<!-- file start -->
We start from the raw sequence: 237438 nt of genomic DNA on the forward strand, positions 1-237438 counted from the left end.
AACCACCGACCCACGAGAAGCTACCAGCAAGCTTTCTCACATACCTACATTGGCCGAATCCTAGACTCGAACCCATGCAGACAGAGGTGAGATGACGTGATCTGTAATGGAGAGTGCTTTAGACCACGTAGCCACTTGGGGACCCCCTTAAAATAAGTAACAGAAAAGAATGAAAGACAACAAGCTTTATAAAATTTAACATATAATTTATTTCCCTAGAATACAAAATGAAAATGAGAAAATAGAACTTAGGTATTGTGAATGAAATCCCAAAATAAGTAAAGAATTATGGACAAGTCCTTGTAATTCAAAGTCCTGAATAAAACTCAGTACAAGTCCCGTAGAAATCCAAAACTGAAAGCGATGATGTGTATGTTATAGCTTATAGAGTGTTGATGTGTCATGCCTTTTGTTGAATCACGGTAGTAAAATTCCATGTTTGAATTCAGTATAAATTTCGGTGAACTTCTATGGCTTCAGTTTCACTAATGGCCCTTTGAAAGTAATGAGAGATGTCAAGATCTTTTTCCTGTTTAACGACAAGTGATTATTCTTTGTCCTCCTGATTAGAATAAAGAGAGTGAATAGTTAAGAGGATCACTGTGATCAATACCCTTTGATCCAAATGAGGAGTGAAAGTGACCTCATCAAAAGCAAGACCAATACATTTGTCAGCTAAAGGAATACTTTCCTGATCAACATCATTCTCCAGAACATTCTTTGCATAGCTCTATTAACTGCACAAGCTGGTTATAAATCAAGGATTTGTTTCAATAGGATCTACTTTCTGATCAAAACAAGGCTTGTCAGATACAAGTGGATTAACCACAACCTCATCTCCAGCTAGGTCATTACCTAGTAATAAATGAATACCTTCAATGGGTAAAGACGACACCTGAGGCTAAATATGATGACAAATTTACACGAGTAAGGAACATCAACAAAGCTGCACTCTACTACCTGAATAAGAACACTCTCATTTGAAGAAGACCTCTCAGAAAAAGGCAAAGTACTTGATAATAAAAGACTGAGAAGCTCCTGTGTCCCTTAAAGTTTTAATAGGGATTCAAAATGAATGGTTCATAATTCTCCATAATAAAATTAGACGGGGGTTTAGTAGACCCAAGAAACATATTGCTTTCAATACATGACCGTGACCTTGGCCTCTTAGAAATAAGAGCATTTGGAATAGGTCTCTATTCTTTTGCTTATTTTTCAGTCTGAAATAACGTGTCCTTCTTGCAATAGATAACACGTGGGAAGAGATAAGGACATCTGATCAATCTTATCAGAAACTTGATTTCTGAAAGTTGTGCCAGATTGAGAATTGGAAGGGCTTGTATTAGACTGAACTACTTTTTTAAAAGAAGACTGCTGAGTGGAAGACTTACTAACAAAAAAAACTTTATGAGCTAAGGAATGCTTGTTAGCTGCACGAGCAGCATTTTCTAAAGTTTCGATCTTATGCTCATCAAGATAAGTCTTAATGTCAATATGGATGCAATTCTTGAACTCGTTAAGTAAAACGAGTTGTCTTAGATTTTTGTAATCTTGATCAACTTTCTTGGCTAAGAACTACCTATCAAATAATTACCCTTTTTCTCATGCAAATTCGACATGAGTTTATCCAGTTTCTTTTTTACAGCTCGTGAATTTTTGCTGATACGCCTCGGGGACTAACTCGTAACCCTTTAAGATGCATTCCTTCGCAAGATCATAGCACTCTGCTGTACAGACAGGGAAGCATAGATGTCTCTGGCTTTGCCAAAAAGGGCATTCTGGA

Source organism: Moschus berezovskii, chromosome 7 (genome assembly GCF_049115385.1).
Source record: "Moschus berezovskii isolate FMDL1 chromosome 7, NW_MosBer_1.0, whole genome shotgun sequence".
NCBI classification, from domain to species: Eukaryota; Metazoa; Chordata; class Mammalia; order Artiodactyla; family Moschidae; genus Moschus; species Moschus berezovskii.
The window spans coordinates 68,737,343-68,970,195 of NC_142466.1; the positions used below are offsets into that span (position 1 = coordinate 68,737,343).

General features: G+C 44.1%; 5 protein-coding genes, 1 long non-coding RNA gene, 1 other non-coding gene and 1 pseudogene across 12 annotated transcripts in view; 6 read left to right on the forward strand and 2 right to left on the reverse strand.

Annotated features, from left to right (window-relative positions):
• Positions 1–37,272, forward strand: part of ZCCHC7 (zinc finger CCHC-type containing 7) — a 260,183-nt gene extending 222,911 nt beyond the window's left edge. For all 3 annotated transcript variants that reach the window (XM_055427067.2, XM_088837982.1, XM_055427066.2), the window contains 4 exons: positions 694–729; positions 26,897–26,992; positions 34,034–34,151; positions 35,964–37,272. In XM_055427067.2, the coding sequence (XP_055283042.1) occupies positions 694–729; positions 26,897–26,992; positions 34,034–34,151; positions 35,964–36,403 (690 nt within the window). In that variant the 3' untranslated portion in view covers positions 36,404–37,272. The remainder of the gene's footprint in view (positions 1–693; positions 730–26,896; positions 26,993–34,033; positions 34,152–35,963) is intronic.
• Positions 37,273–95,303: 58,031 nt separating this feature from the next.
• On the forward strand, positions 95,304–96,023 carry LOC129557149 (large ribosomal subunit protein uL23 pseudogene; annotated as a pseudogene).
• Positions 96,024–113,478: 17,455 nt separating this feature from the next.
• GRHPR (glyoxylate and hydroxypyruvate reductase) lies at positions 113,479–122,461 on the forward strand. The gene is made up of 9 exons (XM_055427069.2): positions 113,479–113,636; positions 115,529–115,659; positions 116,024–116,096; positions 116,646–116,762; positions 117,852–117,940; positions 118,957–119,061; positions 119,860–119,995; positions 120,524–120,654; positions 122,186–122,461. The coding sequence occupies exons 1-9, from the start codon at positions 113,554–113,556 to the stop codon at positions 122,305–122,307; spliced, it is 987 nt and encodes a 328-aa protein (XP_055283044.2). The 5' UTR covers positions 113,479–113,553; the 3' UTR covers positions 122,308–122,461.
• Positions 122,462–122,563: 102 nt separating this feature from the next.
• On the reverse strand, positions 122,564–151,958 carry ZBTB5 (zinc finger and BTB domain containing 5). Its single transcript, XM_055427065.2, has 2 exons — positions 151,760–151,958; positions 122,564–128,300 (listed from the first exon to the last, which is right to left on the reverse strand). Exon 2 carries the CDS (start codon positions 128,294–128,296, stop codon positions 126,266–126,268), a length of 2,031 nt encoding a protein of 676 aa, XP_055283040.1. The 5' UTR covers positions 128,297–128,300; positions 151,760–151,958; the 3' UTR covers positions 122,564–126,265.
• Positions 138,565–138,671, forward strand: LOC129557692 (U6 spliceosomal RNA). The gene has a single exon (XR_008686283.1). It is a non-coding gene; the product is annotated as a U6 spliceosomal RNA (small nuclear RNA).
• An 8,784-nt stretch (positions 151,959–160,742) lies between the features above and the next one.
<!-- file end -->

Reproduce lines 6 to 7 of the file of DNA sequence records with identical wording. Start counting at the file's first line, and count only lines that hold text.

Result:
The window spans coordinates 68,737,343-68,970,195 of NC_142466.1; the positions used below are offsets into that span (position 1 = coordinate 68,737,343).

General features: G+C 44.1%; 5 protein-coding genes, 1 long non-coding RNA gene, 1 other non-coding gene and 1 pseudogene across 12 annotated transcripts in view; 6 read left to right on the forward strand and 2 right to left on the reverse strand.